Photographer: Tomohiro Ohsumi/Bloomberg

Concordia Plans Restructuring After Missing Interest Payment

Updated on
  • Drugmaker is using the Canada Business Corporations Act
  • Company says move preserves cash, buys time for lender talks

Concordia International Corp., stumbling under debt that the Canadian drugmaker piled on during a takeover spree, is seeking to restructure its finances and cut borrowings by at least $2 billion after missing an interest payment Monday on some unsecured bonds.

Management is pursuing a plan under the Canada Business Corporations Act, according to a statement Friday, which didn’t outline any potential terms of a deal but said the company would continue making payments on its secured debt. The CBCA allows companies to restructure out of court, although the plans require final court approval. Negotiations with lenders will continue during the process, the company said.

"Unfortunately, this looks like another case of a biotech darling that took on too much debt to fuel an aggressive takeover spree and failed to control their cash flow,” said Carlos Rodriguez, a portfolio manager at Biscayne Americas Advisers LLC managing about $900 million. "The best evidence of that is the fact that their bond maturities are years away, yet they are restructuring now. The coupon payments were just too much for what their current cash flow is."

Due Date

The plan was disclosed on the day a bridge loan was set to mature and days after Concordia skipped a $26 million interest payment on Oct. 16. Representatives for Concordia, based in Oakville, Ontario, didn’t immediately respond to a request for comment.

"The decision to use the CBCA process to achieve our financial goals was a strategic one that we believe will protect our business, preserve our cash and give us extra time to negotiate with lenders to ensure we achieve the best possible transaction for our company, employees, suppliers, customers and other business partners," Chief Executive Officer Allan Oberman said in the statement.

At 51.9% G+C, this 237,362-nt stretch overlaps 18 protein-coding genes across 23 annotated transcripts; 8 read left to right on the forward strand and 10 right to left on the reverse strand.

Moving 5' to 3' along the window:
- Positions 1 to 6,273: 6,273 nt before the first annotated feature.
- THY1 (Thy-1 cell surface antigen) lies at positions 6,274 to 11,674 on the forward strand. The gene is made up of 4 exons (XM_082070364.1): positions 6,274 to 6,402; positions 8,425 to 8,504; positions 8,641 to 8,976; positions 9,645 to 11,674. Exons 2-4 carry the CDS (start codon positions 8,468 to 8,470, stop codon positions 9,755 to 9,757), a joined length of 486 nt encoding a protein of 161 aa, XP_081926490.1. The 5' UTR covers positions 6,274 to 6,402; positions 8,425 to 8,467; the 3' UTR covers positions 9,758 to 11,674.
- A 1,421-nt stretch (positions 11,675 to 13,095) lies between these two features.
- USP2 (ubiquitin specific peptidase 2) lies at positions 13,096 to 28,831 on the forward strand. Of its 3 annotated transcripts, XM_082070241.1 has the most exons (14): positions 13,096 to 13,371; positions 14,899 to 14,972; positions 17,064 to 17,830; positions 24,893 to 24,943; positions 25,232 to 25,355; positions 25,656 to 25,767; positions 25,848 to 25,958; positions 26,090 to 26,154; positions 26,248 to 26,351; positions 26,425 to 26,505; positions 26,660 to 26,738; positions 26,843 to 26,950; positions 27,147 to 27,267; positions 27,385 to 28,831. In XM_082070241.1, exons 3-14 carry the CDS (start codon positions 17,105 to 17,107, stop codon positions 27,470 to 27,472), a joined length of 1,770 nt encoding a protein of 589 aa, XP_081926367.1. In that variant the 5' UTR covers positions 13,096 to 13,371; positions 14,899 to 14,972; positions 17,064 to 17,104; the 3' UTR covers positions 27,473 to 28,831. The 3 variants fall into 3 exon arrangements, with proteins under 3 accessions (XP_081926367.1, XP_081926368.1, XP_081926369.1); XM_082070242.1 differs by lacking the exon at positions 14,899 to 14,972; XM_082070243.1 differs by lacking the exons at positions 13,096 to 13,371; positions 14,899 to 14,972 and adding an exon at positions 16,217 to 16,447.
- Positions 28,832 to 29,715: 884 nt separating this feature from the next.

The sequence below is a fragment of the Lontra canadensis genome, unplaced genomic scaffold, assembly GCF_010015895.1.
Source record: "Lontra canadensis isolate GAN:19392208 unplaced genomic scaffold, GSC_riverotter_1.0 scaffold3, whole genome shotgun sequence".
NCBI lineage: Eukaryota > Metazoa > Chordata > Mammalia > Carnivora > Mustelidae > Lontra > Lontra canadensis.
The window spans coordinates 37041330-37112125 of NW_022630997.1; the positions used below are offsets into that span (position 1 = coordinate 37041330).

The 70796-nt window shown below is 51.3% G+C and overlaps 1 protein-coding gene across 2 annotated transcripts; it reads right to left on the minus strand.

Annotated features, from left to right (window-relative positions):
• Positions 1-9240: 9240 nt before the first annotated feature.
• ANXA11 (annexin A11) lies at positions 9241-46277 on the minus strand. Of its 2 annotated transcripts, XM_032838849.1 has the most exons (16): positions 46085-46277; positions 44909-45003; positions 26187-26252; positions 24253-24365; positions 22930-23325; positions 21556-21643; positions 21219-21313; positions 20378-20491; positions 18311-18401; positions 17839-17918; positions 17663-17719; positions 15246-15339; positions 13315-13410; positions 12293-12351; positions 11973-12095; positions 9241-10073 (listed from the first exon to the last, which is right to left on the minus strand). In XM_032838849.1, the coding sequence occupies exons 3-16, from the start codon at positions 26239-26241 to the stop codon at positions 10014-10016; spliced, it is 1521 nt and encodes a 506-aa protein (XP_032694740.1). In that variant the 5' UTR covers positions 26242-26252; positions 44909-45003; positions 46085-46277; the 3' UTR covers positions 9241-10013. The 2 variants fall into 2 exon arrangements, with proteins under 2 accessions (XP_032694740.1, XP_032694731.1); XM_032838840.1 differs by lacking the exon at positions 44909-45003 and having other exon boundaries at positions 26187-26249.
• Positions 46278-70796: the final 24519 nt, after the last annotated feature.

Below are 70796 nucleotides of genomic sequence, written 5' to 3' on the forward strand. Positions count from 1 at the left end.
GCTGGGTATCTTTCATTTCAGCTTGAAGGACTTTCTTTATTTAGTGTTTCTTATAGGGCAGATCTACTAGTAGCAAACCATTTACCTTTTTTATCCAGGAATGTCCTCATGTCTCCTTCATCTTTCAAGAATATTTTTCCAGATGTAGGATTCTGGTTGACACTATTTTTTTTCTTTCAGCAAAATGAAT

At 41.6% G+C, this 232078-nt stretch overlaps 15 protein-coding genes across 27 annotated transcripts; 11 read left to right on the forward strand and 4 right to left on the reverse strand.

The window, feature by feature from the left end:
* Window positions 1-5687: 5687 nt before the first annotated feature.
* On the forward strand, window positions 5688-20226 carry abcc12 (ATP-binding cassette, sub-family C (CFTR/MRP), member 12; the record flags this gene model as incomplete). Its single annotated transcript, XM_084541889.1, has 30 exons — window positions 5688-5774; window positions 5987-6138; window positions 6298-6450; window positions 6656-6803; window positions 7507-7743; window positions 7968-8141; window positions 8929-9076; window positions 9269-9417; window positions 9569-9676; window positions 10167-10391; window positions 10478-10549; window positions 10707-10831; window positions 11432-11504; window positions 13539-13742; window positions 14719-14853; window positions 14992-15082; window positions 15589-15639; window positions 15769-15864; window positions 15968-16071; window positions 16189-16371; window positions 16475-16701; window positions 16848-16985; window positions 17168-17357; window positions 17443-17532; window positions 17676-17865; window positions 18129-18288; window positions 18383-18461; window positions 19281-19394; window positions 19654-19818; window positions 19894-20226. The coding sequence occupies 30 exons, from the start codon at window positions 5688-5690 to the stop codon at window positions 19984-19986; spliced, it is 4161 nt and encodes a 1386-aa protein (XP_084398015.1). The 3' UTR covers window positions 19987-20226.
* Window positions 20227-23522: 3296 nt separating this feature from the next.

The move to file for CBCA before hashing out specific terms with creditors was unusual, said Kristin Going, a partner at Drinker Biddle & Reath’s restructuring practice. “These proposals usually more closely resemble pre-packaged bankruptcy petitions,” Going said, referring to U.S. Chapter 11 filings in which a restructuring plan has been agreed to in advance by the company and its creditors.

The company was granted an interim stay of proceedings in Ontario court to protect it from default or other actions related to its CBCA proceedings, according to the statement.

Concordia took on $3.7 billion in debt during an international acquisition spree and hasn’t posted an annual profit since 2014, with losses so far this year topping $1 billion. It’s been working for months to reduce leverage, hiring advisers at Perella Weinberg Partners and Skadden Arps Slate Meagher & Flom to come up with a solution.

Battle Lines

Its creditors also sought advice. One group of secured debt holders hired financial consultants at Houlihan Lokey and lawyers at White & Case LLP, according to people with knowledge of the matter. A second group that owns both secured and unsecured debt is getting financial advice from Greenhill & Co. and legal help from Paul Weiss Rifkind Wharton & Garrison LLP, according to the people, who asked not to be named because the talks are confidential.

Concordia investors have been battered along with the company’s fortunes. The stock, which topped C$118 two years ago, dropped to 72 cents in Toronto on Friday, while senior unsecured bonds that promised to pay 7 percent interest until 2023 sank to 12 cents on the dollar.

The company had about $340 million in cash at the end of September, according to company documents.

Read more: Debt-laden specialty pharma peers fall on the news

— With assistance by Lisa Lee

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